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Contrary to all the predictions, it was not Shas chairman Eli Yishai who swayed Prime Minister Benjamin Netanyahu and caused his about-face on charging VAT for produce. Shas allegedly was willing to compromise with the prime minister - applying VAT gradually, over several years - and Netanyahu knew this. Even though he had a political majority for a compromise, he chose to back down altogether - not for fear of the politicians, but for fear of the people.

It was not Yishai who changed the prime minister's mind, but rather the fruit and vegetable sellers - because Netanyahu saw their protest as indicative of the nation's mood. And going against the nation, it seems, is something Netanyahu cannot do.

Netanyahu remembers two terrible traumas from his past terms as prime minister and finance minister. One is of the nation being split, and him considered an extreme right-winger, hated by the center-left and academia, during his first term as prime minister. He learned it was important that the government represent unity. This is why he insisted on bringing Labor into his current government, and why he presented his economic plan as part of a package deal with employers and the Histadrut labor federation.

The second trauma was being labeled an enemy of the poor, which happened when he was finance minister. Although Netanyahu was a more successful finance minister than anticipated, and managed to implement all his economic plans, he discovered there is life after legislation, for both a former finance minister and for welfare recipients.

In that life, his success as finance minister turned against him and he became the symbol of socioeconomic oppression. Netanyahu believes he is still paying for that.

Thus Netanyahu now refrains from taking steps that could be portrayed as "anti-poor," at almost any cost. This is the source of his flip-flop over the produce VAT - Netanyahu was afraid it would be perceived as a move against the weaker sectors, so he backed down.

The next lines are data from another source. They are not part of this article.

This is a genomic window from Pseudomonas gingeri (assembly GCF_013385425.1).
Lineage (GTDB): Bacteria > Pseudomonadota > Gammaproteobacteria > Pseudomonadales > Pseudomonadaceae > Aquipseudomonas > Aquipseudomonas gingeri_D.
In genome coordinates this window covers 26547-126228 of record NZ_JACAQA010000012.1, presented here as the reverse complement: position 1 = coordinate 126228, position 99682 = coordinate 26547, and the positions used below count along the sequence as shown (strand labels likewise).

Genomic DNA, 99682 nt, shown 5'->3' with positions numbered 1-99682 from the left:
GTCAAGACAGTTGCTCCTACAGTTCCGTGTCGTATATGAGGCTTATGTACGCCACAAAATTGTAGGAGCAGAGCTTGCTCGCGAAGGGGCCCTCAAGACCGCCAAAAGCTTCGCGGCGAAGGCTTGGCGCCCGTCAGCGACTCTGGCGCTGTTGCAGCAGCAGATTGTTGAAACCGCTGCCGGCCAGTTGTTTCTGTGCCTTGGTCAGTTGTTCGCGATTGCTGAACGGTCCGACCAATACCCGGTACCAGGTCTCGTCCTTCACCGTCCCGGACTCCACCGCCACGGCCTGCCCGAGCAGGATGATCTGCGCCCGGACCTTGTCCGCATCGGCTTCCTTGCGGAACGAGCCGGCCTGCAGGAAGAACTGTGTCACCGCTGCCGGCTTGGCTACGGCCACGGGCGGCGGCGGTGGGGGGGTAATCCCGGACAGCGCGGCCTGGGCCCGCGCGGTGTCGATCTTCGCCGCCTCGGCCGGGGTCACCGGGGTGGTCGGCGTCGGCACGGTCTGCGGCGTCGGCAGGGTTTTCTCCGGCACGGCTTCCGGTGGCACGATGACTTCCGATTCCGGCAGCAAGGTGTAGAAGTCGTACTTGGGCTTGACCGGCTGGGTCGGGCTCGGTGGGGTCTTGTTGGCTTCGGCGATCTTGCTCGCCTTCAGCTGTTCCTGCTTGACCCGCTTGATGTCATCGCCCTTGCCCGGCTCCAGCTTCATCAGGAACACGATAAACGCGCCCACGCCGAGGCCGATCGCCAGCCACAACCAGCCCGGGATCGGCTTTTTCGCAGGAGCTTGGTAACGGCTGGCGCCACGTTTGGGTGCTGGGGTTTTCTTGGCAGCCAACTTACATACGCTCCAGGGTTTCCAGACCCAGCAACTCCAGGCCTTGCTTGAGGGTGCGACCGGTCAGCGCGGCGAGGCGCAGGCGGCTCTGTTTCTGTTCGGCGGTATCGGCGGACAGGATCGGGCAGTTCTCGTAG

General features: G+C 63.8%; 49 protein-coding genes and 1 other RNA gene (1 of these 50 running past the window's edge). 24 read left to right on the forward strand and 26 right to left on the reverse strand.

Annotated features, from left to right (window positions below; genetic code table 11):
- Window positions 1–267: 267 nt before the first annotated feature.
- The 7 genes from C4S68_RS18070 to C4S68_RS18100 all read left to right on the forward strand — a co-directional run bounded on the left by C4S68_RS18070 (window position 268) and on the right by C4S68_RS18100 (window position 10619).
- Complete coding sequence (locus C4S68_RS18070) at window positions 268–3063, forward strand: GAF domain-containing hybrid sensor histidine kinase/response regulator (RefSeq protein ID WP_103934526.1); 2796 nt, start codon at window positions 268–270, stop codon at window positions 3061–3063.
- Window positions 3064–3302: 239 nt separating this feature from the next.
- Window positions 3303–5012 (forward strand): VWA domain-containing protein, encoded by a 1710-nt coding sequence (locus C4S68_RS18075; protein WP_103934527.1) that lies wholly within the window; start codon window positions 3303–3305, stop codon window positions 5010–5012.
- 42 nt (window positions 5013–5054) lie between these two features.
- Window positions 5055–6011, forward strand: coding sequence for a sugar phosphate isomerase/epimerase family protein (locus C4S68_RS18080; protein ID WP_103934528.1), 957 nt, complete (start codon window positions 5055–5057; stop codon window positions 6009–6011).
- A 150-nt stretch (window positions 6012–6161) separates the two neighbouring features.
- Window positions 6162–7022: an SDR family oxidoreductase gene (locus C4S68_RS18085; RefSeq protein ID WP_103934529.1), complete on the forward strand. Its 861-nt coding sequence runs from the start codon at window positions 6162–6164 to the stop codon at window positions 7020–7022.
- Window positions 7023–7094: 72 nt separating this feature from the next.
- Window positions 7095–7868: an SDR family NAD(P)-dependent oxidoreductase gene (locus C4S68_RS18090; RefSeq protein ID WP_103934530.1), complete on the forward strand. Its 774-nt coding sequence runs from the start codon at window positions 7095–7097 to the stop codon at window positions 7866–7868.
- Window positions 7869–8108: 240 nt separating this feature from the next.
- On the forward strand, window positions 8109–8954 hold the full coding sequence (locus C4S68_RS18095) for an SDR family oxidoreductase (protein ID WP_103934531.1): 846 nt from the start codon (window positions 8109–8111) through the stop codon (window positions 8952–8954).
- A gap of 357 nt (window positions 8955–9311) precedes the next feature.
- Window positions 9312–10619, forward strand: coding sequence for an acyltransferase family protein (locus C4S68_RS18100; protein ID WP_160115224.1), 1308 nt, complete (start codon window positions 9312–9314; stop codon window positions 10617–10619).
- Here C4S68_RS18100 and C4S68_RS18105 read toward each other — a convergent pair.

His need for the people's love is now so great that he is prepared to risk public ridicule for rescinding the planned tax - even though he had the political clout to push it through.

Bibi, then, is looking for love - the people's love. He is looking for that love at almost any price - including harm to his public image and being called a "pressurable prime minister." This is very problematic in terms of his government's ability to rule. In the Knesset and the cabinet, in Bethlehem and Washington, people can smell weakness and exploit it.

If Netanyahu does not strengthen his image soon, and regain his deterrence, both domestically (against MKs and ministers) and externally (the Palestinians and the Americans), his government could meet a quick demise.

Netanyahu will therefore have to reassume his determined image soon. His next test will probably be the Israel Lands Administration reform. Unlike VAT on fruits and vegetables, which was presented as a necessary evil due to a shortfall in state revenues, the ILA reforms are an important part of Netanyahu's economic worldview.

This is reform he truly believes in, and does not put him in confrontation with "the people's love." Netanyahu could "fight to the death" over this reform, even at the cost of his government's downfall. If he fails this test, he might discover that although he is a loved prime minister, he lacks a government to lead.